Cut to Dr. Buffer (apparently, PPTH's floors are all clean today) asking Sally Field to sign the consent forms for dialysis while Ben protests that he knows his live-in girlfriend well enough to know that she wasn't taking anti-depressants. Sally Field doesn't know what to do and begs Dr. Buffer for advice. Dr. Buffer's hands are full with clipboard and pen, so he doesn't have one free to put on anyone's shoulder and is therefore at a loss. So he keeps repeating his request to Sally Field to sign the consent form. "What aren't you telling us?" Sally Field asks.
And now we see Ben and Sally in Cuddy's office being apologized to profusely. House is there too, whining that Dr. Buffer is a "blabbermouth." Cuddy is so pissed at him that she almost knocks her Dell flat-screen monitor off her desk to yell at him. She calls House's janitor fun "completely unforgivable," and you can feel secure knowing that a true professional is telling you this while you look all the way down her cleavage, exposed for all to see from almost any vantage point. Of course, she has to add an "...unless he's right," going on to explain that the dialysis will filter Megan's blood and take out all those MAOIs they're assuming are in it. Ben denies this, saying she wasn't depressed. House quotes an entry from February 12 in her diary that reads, "I'm miserable around Ben." Ouch. The decision is left to Sally Field, who balks at the fact that the diary never specifically says Megan was taking anti-depressants. House asks her if she wants to risk her daughter's life on how well Ben knows her. It doesn't appear that she does.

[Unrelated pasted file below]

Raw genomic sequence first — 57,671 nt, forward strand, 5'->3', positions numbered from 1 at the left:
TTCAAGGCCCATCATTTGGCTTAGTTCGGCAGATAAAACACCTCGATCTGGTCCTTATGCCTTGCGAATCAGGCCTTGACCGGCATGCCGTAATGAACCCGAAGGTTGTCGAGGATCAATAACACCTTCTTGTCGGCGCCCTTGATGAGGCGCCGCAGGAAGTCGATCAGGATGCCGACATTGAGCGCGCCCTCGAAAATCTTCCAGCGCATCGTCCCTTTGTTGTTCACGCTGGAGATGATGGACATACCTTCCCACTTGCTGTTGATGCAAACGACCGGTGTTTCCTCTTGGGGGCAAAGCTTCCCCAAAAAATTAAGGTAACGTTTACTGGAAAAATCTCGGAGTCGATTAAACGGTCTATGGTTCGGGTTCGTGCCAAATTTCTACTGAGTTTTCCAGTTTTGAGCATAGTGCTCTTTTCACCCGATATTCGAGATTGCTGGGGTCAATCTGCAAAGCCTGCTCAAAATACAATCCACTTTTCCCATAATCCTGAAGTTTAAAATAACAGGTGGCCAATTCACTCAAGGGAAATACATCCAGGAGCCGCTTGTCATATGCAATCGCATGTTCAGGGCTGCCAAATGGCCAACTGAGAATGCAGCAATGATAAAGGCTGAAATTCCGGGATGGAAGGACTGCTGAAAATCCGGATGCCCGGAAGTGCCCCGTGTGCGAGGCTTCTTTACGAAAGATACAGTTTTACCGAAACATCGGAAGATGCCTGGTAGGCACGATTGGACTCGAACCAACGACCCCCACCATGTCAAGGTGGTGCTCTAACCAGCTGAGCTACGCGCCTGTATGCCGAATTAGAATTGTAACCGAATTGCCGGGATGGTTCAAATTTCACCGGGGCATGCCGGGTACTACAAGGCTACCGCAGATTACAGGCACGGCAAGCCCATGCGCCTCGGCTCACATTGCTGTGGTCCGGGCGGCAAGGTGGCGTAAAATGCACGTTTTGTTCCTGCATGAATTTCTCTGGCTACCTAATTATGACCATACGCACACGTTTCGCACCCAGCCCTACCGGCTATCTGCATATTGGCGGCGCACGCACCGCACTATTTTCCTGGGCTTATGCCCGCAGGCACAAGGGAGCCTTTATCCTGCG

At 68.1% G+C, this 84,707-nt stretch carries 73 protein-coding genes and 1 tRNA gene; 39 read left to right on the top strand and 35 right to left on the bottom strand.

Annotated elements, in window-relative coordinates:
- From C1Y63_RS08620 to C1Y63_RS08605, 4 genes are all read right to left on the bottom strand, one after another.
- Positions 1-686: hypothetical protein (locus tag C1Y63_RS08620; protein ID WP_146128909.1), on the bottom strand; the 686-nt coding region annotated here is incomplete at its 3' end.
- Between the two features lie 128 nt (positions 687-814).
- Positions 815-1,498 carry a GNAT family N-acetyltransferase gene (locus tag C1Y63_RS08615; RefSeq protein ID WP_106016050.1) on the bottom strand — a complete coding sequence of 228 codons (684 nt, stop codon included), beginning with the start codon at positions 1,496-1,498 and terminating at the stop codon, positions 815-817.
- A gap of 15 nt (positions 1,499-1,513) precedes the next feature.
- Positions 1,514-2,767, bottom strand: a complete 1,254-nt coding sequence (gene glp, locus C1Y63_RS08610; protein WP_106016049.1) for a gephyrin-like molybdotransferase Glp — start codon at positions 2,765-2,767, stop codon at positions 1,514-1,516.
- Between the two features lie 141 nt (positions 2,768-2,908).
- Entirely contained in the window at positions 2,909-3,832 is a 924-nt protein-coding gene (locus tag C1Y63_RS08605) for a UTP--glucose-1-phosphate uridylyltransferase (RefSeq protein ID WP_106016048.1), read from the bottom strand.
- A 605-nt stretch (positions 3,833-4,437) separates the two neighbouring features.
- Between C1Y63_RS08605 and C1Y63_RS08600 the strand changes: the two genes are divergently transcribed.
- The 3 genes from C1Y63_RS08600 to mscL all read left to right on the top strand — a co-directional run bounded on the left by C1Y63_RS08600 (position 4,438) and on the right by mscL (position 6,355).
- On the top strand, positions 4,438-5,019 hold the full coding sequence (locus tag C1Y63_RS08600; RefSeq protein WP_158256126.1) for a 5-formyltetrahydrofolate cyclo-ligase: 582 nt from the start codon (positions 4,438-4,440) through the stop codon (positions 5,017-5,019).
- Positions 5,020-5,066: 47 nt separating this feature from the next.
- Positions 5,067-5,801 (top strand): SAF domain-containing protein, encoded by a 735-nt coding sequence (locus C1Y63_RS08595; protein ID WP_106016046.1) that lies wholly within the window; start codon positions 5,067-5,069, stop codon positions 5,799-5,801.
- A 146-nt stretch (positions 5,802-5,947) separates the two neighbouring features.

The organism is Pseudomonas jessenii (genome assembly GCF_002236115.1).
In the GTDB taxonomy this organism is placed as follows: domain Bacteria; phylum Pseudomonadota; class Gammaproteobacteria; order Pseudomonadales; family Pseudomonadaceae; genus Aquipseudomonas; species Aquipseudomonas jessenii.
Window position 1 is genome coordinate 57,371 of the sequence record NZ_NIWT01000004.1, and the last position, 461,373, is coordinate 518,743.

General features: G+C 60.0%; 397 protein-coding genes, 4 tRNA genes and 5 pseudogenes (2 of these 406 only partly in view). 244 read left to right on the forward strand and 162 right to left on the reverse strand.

A triumphant House returns to his office, only to find that his guitar is gone. In its place is a ransom note, the letters made from a cut-out newspaper. The note orders House to "await my instructions." The phone rings. "Wilson, you idiot!" House answers. A disguised phone voice ignores this and tells House not to tell anyone about the guitar-napping, not "the FBI, or law enforcement agencies, or...Cuddy." House puts the phone down and walks into Wilson's office, where he finds him holding a voice disguiser over the phone. Wilson tries to cover up by putting the device down and ordering a large coke with no ice, because Wilson's teeth are sensitive, just like the rest of him. House dispenses with formalities and orders the prompt and safe return of his guitar. Despite the abundance of evidence to the contrary, Wilson feigns innocence and admits to nothing, although the newspaper he's holding full of holes where letters used to be betrays him. Maybe he just got overly ambitious with his coupon clipping. He suggests that the guitar-napper must want House to interview five to seven qualified fellowship applicants. House insists that he solved the case without a team and will not give in to the guitar-napper's demands.